Today's Features

  • In honor of all veterans and Native American Heritage Month, Jemez Springs Public Library will present a talk by author Judith Avila and Latham Nez, grandson of the last code talker, Chester Nez who passed away in June.
    They will talk about Nez’s memoir of his experiences as a code talker, one of the Native American heroes of World War II.
    Chester Nez was the last survivor of the original 29 Navajo code talkers of WWII — the men who developed the only unbroken code in modern warfare. During World War II, the Japanese managed to crack every code the U.S. military used. But when the Marines turned to their Navajo recruits to develop and implement a secret language, the men stymied the enemy and helped to assure victory for the United States in the South Pacific.
    After a career working at the VA hospital in Albuquerque, he lived with his son’s family in his later years. The family believes it is very important for the legacy of the code talkers to be remembered. Talking about the book, co-authored by Nez and Judith Avila, is a way to do so, to honor Chester Nez’s memory and the remarkable story of all the code talkers.

  • “Courage and Compassion: Native Women Sculpting Women,” is the first exhibit of its kind featuring leading American Indian Women sculptors of 20th and 21st centuries.
    The exhibit is open now at the Museum of Indian Arts and Culture and runs through Oct. 19, 2015. The exhibition features figures of women sculpted by seven American Indian women artists. Most of the 10 works on view will be in the museum’s outdoor Roland Sculpture Garden.
    There is a long history of sculpting among the indigenous peoples of the Americas. The artists in Courage and Compassion, while contemporary in their approach are steeped in tradition. Using the same materials as their ancestors did thousands of years ago, the works presented draw on cultural influences of those who have gone before
    The depictions of women shown in this exhibit are not portraits of particular women, with one exception, but speak to their strength in their native cultures, their roles and how they are viewed.

  • Students from around the state are asked to submit their work for the 2015 Desert Light Film Festival, which will be held on April 24, 2015 in Alamogordo.
    The competition gives students an opportunity to showcase their work, compete for prizes and participate in seminars designed for young filmmakers.
    Thanks to the new financial support of local cable, phone and Internet company, Baja Broadband, Desert Light Film Festival will host its 12th Annual festival and competition.
    Desert Light is open to all New Mexico high school and middle school students, including students who attend public, private or charter schools, or who are home schooled.
    Categories include drama/comedy, animation, music video, documentary, experimental film and 30-second commercial. The criteria for all categories include production quality, creativity and originality, resourcefulness and entertainment value. Judging sheets for each category will include films are submitted and judged in either the high school or middle school division.

  • Unsuspecting guests stranded on an island with no hope for escape, a wickedly creative killer on the loose and a disembodied voice from the study — Agatha Christie’s timeless skill for murder mysteries is on stage in the Los Alamos Little Theater’s “And Then There Were None.”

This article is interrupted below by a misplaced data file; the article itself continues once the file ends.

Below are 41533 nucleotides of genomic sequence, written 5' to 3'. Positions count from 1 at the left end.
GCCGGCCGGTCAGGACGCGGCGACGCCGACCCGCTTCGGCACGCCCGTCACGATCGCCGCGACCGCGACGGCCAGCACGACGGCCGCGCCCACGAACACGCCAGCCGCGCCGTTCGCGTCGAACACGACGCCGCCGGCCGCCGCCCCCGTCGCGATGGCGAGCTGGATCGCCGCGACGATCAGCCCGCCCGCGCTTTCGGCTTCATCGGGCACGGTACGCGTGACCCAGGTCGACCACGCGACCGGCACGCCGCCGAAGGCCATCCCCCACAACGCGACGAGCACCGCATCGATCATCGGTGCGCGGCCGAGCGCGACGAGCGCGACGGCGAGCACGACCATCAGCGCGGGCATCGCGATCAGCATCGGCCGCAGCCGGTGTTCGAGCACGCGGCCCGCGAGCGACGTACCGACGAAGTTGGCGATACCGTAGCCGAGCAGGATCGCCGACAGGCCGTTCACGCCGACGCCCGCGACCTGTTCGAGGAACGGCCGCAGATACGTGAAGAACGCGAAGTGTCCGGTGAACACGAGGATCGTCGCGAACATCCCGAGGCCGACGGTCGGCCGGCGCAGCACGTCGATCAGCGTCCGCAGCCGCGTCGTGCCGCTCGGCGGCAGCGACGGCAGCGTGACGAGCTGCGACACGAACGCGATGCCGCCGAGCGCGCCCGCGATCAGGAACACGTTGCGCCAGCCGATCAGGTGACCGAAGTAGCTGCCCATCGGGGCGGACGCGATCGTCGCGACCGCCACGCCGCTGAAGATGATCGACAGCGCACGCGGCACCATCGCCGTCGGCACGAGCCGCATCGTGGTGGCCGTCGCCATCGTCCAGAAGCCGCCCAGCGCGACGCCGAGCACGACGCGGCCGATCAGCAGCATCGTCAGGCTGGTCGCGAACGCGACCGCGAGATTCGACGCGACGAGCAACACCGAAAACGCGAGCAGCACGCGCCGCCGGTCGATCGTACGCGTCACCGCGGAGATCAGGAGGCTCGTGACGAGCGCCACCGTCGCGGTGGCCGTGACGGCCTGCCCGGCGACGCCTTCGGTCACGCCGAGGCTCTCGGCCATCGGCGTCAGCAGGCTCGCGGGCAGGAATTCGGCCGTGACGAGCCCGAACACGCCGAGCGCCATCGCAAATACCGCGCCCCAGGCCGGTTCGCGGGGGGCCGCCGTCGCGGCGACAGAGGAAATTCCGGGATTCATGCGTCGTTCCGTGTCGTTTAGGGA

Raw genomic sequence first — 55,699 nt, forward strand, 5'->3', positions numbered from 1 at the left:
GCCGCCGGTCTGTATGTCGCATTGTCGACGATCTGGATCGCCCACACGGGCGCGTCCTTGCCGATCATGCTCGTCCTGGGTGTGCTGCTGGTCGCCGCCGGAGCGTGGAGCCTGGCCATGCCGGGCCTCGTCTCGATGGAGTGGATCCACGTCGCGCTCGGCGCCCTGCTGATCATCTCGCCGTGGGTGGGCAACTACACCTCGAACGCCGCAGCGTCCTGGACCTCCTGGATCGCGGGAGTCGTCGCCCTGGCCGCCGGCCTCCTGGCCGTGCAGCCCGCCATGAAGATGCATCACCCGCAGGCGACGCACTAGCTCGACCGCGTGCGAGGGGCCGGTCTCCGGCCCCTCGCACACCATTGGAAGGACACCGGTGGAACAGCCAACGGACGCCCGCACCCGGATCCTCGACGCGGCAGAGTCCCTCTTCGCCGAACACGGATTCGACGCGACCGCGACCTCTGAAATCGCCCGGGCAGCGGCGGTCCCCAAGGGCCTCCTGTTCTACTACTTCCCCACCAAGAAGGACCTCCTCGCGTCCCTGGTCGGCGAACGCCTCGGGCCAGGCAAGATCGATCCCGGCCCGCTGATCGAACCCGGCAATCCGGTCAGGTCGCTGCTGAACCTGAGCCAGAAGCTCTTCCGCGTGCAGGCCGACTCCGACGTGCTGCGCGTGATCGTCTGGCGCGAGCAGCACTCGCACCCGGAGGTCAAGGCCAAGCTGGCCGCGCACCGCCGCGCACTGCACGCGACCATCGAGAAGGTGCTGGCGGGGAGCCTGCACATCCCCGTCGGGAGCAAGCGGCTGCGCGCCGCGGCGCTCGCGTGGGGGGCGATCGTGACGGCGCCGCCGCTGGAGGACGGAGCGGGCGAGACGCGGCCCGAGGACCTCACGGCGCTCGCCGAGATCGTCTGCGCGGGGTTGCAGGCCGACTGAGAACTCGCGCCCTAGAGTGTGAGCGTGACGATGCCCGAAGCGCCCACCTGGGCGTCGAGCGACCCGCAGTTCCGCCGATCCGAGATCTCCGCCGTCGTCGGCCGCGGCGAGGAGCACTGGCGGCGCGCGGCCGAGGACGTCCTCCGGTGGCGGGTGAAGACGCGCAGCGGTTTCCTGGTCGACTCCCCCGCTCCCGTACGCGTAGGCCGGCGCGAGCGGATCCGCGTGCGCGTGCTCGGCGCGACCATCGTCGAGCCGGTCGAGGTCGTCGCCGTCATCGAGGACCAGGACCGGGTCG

Dennis Powell returns to directing one of Christie’s plays, this time with a large cast of characters, each with his or her own mysterious past and a motive for murder.
    The setting for this charming little mystery is the drawing room of a well-furnished manor, but the twist is that the 10 characters invited there for a weekend getaway find themselves completely stranded with no hope of rescue. Add to the mix a mysterious voice, a lethal nursery rhyme and the bodies (and suspects) start piling up.
    A large part of the 12-person cast is relatively new or recent newcomers to the stage, though some old favorites return as well, and each character has a wonderfully distinct persona, as could only be expected from one of Christie’s works.
    The cast of characters include the stern, old fashioned lady (Tami Martinson as Emily Brent), a foppish young man-about-town (Conner Schultz as Anthony Marston), and even the inevitable butler and his wife (Michael Adkins and Christine Fischahs as Mr. and Mrs. Rogers).

  • Today
    Review the Draft Transit Study and Five Year Transit Plan at the Transportation Board Meeting. 5:30 p.m. at the Municipal Building, Room 110.

    The Master Gardeners meeting will be in the White Rock Visitors Center. Member should arrive at 6:30 p.m. to view the landscaping.

    The Mesa Public Library Film Series. “Lonely Are the Brave,” 6:30 p.m. in the upstairs meeting room.

    Families in Action: for Teens and Parents. An evidence-based class to ease the transition as children turn into young adults. 6:30-8:15 p.m. every Thursday through Nov. 20 at 1900 Diamond Dr. at Pueblo Complex. For more information, visit lafsn.org, or call 662-4515.

    “No Limitations.” Work by photographer Kimber Wallwork-Heineman. Daily through November at the Mesa Public Library Upstairs Gallery.

    “Masquerade.” Daily through Nov. 15 at the Fuller Lodge Art Center.
    Jemez Thrift Shop Bag Days. 10 a.m. to 4 p.m. at 13 Sherwood Blvd. in White Rock.

    A special school board meeting will be 4:30 p.m. in the Los Alamos Public School Board Room, 2075 Trinity, Suite V.

    The Los Alamos Symphony Orchestra’s Fall Concert under the direction of LA Community Winds conductor Ted Vives. 7 p.m. at Crossroads Bible Church. No charge for admission, donations accepted.